Fig. 8. Envelope curves of the relationship between lateral load and drift of FC and FM specimens

 Envelope curves of the relationship between lateral load and drift of FC and FM specimens

Fig. 9. Relations between energy dissipation and cumulative displacement of the flexural tests

 Relations between energy dissipation and cumulative displacement of the flexural tests

4. Results of shear tests

4.1. Overall behavior

The SC, SMC and SM specimens are columns with low volumetric ratios of transverse bars, which were designed to fail in a shear mode. The behaviors of all columns are notably similar except the crack patterns. The initial flexural cracks occurred at the first loading. Diagonal shear cracks began at the 0.5 % drift ratio. Although the columns were designed to fail in shear, the longitudinal bars yielded. Immediately after the longitudinal bars yielded, the maximum lateral load was developed at the 2.0 % drift ratio, which was followed by diagonal cracks propagating to the top of the column and the decrease in strength. At the 3 % drift ratio, the specimens significantly lost the load resistance. The shear failure mode dominated in all shear specimens.

Fig. 10 shows the crack patterns at 1.5 % and 3.0 % drift ratios. While many cracks with small widths are widely spread in SM, a few large cracks are concentrated in SC. It is considered that the headed bars confined the core concrete so effectively that only small cracks occurred at the overall column face.

4.2. Relationship between load and displacement

The relationships between lateral load and lateral displacement of the shear tests are shown in Fig. 11. The load-displacement relations indicate that all specimens showed a limited ductility such that all columns immediately failed after the maximum loads were reached. The yielding and maximum loads were notably similar for all specimens as shown in Table 1. Because of shear cracks, significant pinching was observed from the first loading.

Fig. 10. Crack patterns of shear tests at the 1st cycles of 1.5 % and 3.0 % drift ratios

 Crack patterns of shear tests at the 1st cycles of 1.5 % and 3.0 % drift ratios

a) SC at 1.5 %

 Crack patterns of shear tests at the 1st cycles of 1.5 % and 3.0 % drift ratios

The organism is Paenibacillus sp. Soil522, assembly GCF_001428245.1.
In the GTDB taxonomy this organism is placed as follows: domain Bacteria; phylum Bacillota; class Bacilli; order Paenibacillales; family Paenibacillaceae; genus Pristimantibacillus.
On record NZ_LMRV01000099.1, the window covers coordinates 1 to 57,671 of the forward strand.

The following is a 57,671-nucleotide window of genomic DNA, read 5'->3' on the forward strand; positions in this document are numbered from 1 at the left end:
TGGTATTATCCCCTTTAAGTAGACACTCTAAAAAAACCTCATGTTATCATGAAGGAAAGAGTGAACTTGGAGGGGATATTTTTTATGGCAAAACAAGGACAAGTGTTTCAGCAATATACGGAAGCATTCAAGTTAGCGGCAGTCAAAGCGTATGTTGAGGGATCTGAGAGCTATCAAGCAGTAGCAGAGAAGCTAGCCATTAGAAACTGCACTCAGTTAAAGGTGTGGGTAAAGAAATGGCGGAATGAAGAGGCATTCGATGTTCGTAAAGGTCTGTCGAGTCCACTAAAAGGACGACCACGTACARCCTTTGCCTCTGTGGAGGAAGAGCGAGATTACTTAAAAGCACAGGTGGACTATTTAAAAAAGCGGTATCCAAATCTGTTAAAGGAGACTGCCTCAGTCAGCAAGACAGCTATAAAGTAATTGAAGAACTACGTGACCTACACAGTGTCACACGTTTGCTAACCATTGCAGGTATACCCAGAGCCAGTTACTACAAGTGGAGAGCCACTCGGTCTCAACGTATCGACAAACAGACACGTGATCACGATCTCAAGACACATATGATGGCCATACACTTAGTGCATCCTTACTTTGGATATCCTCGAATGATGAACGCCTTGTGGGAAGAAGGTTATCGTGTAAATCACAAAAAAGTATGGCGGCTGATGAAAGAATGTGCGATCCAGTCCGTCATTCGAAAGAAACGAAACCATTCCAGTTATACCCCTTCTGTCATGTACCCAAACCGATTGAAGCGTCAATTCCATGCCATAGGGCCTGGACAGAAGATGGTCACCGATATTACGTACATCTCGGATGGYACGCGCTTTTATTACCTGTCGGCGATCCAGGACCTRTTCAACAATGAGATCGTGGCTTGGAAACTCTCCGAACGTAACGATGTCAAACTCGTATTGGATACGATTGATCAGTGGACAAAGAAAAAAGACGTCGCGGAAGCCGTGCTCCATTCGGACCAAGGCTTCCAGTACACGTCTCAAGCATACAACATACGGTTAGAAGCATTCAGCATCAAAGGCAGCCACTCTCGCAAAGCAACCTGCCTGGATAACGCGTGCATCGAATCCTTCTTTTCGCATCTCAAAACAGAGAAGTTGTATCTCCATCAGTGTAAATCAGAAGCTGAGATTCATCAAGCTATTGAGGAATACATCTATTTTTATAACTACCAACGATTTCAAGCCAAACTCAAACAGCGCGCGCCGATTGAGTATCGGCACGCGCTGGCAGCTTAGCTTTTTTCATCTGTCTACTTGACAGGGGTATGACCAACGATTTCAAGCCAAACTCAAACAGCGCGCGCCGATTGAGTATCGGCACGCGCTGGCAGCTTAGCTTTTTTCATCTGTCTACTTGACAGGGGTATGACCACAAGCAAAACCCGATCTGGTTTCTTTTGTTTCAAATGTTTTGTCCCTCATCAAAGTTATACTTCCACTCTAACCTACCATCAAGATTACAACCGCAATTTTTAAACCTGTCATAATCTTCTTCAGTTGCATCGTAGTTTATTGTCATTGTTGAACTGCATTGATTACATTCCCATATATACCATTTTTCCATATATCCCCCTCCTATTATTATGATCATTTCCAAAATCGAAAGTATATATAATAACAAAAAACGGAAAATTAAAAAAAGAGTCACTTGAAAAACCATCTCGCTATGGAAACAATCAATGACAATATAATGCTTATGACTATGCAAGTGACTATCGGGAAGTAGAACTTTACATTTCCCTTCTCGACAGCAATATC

b) SMC at 1.5 %

 Crack patterns of shear tests at the 1st cycles of 1.5 % and 3.0 % drift ratios

c) SM at 1.5 %

 Crack patterns of shear tests at the 1st cycles of 1.5 % and 3.0 % drift ratios

d) SC at 3.0 %

 Crack patterns of shear tests at the 1st cycles of 1.5 % and 3.0 % drift ratios

e) SMC at 3.0 %

 Crack patterns of shear tests at the 1st cycles of 1.5 % and 3.0 % drift ratios

f) SM at 3.0 %

All specimens failed at the first cycle of −3 % drift ratio. All specimens had almost identical yield and maximum strengths. After the longitudinal bars yielded, the maximum flexural strengths were developed. Shear failure was dominant in all columns but the specimens had higher flexural strengths than the nominal flexural strength by at least 14 % as shown in Table 1. The ductility factors (u/y) are 1.62 and 2.20 for SC and SM, respectively. Considering the small values of the ductility factors, there is no meaningful difference in ductility between SC and SM.

The envelope curves of the shear tests are shown in Fig. 12. The flexural cracking, diagonal cracking, bar yielding, maximum, and failure loads are almost identical. The envelope curves show that the double headed bars and one-side headed bars can be effective alternatives to the standard hooked bars as crossties in RC columns.

Fig. 11. Relationships between lateral load and drift of the shear tests

Relationships between lateral load and drift of the shear tests

a) SC

Relationships between lateral load and drift of the shear tests

b) SMC

Relationships between lateral load and drift of the shear tests

c) SM

Fig. 12. Envelope curves of the relationship between lateral load and drift of the shear tests

 Envelope curves of the relationship  between lateral load and drift of the shear tests

Fig. 13. Relations between energy dissipation and cumulative displacement of the flexural tests

 Relations between energy dissipation  and cumulative displacement of the flexural tests

4.3. Energy dissipation comparison